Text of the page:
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Posted at: May 16, 2018, 12:39 AM; last updated: May 16, 2018, 12:39 AM (IST)

It’s BJP vs the rest

With its good show in Karnataka , the BJP has erased the label of being a "North Indian" party. But it also signals challenges facing it, en route to 2019, such as a gang-up of all opposition parties.

Vibha Sharma

In Karnataka on Tuesday, the BJP emerged as the single largest party despite the odds stacked against it. Except for leaders and its steadfast supporters, everyone, including the media, believed Karnataka was a done game in favour of incumbent Congress.

Karnataka reiterated what most states, except Punjab, established in the post-2014 Lok Sabha era when Narendra Modi and Amit Shah systematically "saffronised" West to East to North and, now, South, and subsequent developments came loaded with signals for the upcoming 2019 Lok Sabha polls.  

The BJP has erased the label of being a "North Indian" party. But it also signals challenges facing it, en route to 2019.

Politics, as they say, is the art of possibilities and is known to make strange bedfellows. Trinamool Congress leader Mamata Banerjee and her associates, in efforts to bring together an "anti- BJP, anti-Congress" coalition,  played a crucial role in persuading  the HD Deve Gowda-led JD(S) to go with the Congress.

The JD(S)'s performance has reignited hopes of the regional players — TMC, SP, BSP, BJD et al. This is something Shah would be closely watching while preparing the strategy for 2019.

Karnataka may have also raised hopes of the NDA allies in terms of a better leverage. Therefore, ahead of 2019, the BJP's biggest concern should be the possibility of all opposition parties, including the Congress, coming together. Narrow leads in vote shares in Karnataka may be a cause of worry.  That the BJP gains only when votes against it get divided is the crucial fact its detractors re-learnt from Karnataka.  

Otherwise, Karnataka has further strengthened Shah's credentials as the "master strategist", "Chanakya of modern day India". The southern state added extra power to Prime Minister Narendra Modi's persona as the BJP's star campaigner. He is someone who can single-handedly sway the mood of the public across the country, leaders say.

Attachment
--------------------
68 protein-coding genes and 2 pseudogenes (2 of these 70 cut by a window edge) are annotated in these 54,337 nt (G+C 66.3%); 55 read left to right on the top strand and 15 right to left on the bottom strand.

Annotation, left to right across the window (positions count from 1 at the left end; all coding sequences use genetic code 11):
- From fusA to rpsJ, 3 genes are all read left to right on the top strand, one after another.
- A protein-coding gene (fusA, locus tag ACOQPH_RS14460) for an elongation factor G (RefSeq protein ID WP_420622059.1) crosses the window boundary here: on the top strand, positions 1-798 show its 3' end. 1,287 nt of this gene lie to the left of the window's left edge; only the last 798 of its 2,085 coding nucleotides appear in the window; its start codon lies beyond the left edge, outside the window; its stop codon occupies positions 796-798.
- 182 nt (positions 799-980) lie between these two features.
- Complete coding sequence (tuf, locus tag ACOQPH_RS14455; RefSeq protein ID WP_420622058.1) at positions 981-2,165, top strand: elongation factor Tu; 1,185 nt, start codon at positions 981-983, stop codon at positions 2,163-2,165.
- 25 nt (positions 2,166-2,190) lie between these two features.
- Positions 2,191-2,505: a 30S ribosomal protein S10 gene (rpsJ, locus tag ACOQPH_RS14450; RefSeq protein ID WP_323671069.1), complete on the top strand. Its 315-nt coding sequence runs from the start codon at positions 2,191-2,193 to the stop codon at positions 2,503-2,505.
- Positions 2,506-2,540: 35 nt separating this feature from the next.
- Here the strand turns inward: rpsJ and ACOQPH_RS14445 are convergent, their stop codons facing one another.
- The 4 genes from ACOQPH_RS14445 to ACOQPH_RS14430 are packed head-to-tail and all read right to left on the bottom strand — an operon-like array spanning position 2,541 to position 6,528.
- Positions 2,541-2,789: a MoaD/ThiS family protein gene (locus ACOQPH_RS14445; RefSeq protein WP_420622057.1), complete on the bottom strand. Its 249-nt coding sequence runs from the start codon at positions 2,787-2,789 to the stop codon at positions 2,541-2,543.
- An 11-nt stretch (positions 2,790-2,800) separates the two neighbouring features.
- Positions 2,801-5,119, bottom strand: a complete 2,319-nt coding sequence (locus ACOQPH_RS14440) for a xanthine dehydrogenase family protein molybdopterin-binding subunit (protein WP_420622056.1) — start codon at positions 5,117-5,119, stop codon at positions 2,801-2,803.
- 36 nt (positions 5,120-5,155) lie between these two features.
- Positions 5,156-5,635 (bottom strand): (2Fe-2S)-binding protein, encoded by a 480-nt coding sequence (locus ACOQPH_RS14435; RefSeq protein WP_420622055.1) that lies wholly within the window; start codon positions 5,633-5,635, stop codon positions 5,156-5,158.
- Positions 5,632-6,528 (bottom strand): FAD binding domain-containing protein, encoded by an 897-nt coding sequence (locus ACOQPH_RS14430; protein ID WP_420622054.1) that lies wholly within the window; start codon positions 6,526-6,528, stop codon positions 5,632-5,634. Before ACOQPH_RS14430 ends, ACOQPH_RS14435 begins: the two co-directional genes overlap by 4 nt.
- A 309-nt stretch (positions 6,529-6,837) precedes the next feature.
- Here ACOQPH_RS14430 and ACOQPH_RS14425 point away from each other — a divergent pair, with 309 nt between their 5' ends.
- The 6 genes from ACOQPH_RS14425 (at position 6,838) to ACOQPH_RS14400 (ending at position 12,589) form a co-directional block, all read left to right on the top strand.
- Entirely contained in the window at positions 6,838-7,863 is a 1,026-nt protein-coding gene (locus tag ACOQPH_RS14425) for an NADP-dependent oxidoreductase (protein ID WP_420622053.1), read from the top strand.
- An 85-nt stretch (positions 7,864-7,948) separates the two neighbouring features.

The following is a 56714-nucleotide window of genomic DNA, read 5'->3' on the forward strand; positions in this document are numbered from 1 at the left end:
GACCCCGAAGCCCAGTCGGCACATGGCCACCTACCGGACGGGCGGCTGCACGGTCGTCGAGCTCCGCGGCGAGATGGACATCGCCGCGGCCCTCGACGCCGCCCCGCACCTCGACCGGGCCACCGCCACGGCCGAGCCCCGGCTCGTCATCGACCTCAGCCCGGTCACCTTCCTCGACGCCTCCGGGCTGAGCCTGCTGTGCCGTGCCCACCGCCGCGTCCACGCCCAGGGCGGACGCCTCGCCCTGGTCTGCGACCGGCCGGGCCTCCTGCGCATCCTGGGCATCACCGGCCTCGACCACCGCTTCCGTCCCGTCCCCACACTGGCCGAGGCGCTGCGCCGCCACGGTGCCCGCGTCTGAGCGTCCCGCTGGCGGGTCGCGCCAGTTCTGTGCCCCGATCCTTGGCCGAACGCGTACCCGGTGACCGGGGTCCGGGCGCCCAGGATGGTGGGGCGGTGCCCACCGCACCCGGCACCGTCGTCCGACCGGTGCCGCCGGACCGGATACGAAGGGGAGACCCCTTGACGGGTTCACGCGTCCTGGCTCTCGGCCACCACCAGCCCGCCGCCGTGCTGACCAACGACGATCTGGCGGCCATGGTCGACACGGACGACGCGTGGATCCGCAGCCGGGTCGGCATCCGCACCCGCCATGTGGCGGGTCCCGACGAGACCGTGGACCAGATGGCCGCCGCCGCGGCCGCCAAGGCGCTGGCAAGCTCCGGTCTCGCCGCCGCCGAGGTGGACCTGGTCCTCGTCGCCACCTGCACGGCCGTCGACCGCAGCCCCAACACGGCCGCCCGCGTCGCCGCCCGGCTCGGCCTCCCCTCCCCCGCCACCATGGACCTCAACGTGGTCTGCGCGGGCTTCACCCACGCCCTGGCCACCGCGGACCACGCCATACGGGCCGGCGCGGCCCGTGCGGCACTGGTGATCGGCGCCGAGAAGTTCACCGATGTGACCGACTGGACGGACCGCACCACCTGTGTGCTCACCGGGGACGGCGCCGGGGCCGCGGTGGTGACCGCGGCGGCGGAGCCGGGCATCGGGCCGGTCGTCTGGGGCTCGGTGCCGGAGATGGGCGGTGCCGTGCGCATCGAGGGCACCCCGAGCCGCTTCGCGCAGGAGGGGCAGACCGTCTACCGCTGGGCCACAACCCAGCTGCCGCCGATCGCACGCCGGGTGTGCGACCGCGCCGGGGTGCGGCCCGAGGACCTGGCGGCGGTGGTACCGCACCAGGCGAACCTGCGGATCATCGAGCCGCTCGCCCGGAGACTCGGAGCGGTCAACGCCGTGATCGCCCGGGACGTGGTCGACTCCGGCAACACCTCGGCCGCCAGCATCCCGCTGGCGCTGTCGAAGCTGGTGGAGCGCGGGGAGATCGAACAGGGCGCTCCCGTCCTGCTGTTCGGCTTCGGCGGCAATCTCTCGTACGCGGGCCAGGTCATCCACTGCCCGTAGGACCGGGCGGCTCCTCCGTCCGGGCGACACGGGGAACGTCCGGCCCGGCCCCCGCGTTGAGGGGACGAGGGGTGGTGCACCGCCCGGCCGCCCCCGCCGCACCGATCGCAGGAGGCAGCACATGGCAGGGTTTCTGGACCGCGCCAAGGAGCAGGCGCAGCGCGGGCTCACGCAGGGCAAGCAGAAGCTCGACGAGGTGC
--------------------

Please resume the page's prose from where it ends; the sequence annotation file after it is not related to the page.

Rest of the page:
Running the last mile in Karnataka, he did manage to turn the tide in favour of his party, which was struggling with perceptions about urban-rural divide, unrest in key vote banks (Dalits and farmers) and caste factors. 

Karnataka was said to be the first real test of personalities between Modi and Congress President Rahul Gandhi and it proved that the PM's star power is intact. Skeptics can take a rest from running him and Shah down. The fact is the BJP emerged the top performer despite no strong anti-incumbency against the Congress' Siddaramaiah government. 

Karnataka also established the BJP’s ability to win elections on its own. Several NDA allies had been questioning its standalone capabilities. Allies had been keeping a close watch on Karnataka and speculations were that a couple of them could "jump the ship" in case of turbulence or at least make life difficult for Shah while negotiating for the 2019 polls. However, it emerged as the single largest party despite factors like "Lingayat and Vokkaligas", "corruption charges against Reddy brothers" and friend-turned-foe Chandrababu Naidu in neighbouring Andhra Pradesh pulling it down. 

Whatever the outcome of the political machinations, Shah is already preparing for the next three big elections in Madhya Pradesh, Chhattisgarh and Rajasthan and the 2019 General Elections. 

Just two days after the Karnataka polls, on Monday, he sounded the poll bugle, with the message clear: "fir ek baar Modi sarkar".  Let us break the myth that BJP cannot return to power consecutively in the Centre, he told party leaders.

He wants to wipe clean the memories of BJP's "India shining" defeat in 2004. This will be the most suitable reply to those who believe Modi's promise of "achhe din" will work against the BJP the same way the "India Shining" campaign had against the Atal Bihari Vajpayee government in 2004, say leaders. 



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